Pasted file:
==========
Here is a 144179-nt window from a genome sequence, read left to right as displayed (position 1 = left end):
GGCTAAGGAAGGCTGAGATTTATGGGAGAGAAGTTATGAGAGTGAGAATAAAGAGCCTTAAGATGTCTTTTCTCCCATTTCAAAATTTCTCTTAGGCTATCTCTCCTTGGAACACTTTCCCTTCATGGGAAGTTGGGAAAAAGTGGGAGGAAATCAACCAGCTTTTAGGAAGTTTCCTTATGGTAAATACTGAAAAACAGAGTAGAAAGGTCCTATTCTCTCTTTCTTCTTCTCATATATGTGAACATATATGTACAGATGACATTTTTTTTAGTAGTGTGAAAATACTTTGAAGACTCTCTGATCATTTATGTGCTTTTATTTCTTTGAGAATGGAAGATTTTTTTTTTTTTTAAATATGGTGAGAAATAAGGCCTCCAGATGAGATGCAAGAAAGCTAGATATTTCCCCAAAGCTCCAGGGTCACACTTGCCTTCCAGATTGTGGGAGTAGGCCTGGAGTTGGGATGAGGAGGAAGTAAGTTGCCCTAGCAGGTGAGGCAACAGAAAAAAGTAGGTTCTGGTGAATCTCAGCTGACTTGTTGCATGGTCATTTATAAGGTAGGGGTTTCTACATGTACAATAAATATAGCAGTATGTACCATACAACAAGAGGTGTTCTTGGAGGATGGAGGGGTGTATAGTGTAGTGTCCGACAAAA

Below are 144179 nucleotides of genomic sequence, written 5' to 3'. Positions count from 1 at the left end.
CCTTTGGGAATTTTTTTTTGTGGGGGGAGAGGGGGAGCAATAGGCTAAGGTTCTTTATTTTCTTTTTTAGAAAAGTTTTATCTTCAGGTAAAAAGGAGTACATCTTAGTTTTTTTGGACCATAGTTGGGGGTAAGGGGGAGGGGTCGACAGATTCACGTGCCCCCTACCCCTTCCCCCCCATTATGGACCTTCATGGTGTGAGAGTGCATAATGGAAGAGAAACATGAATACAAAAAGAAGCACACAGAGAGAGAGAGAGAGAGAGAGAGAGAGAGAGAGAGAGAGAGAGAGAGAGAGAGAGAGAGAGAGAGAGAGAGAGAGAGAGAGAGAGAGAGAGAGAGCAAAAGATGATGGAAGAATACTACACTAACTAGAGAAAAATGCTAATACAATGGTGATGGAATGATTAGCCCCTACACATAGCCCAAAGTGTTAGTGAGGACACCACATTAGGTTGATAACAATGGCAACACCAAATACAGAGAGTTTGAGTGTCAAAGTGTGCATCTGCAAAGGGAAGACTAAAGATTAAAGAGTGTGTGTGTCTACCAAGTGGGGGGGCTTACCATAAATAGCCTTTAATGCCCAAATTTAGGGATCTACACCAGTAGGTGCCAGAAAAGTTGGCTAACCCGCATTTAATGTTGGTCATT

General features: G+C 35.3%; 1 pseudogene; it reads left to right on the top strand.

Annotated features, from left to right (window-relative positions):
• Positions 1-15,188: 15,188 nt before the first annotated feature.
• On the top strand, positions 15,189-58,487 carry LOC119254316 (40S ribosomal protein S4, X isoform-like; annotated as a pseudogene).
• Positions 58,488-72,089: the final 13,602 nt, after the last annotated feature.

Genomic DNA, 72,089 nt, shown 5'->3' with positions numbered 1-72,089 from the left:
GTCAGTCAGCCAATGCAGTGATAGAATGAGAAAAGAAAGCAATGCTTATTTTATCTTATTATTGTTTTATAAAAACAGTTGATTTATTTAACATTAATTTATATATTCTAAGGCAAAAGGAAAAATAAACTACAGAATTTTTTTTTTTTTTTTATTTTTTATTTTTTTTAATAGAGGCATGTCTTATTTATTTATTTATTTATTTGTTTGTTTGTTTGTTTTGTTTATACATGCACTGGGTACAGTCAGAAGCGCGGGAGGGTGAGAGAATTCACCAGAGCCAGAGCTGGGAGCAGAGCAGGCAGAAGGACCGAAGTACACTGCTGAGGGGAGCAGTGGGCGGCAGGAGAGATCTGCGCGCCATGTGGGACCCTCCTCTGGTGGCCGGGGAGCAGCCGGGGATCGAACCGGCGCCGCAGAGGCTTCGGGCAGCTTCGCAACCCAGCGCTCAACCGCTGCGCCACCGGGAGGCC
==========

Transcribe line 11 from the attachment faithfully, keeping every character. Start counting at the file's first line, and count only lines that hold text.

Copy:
GTCAGTCAGCCAATGCAGTGATAGAATGAGAAAAGAAAGCAATGCTTATTTTATCTTATTATTGTTTTATAAAAACAGTTGATTTATTTAACATTAATTTATATATTCTAAGGCAAAAGGAAAAATAAACTACAGAATTTTTTTTTTTTTTTTATTTTTTATTTTTTTTAATAGAGGCATGTCTTATTTATTTATTTATTTATTTGTTTGTTTGTTTGTTTTGTTTATACATGCACTGGGTACAGTCAGAAGCGCGGGAGGGTGAGAGAATTCACCAGAGCCAGAGCTGGGAGCAGAGCAGGCAGAAGGACCGAAGTACACTGCTGAGGGGAGCAGTGGGCGGCAGGAGAGATCTGCGCGCCATGTGGGACCCTCCTCTGGTGGCCGGGGAGCAGCCGGGGATCGAACCGGCGCCGCAGAGGCTTCGGGCAGCTTCGCAACCCAGCGCTCAACCGCTGCGCCACCGGGAGGCC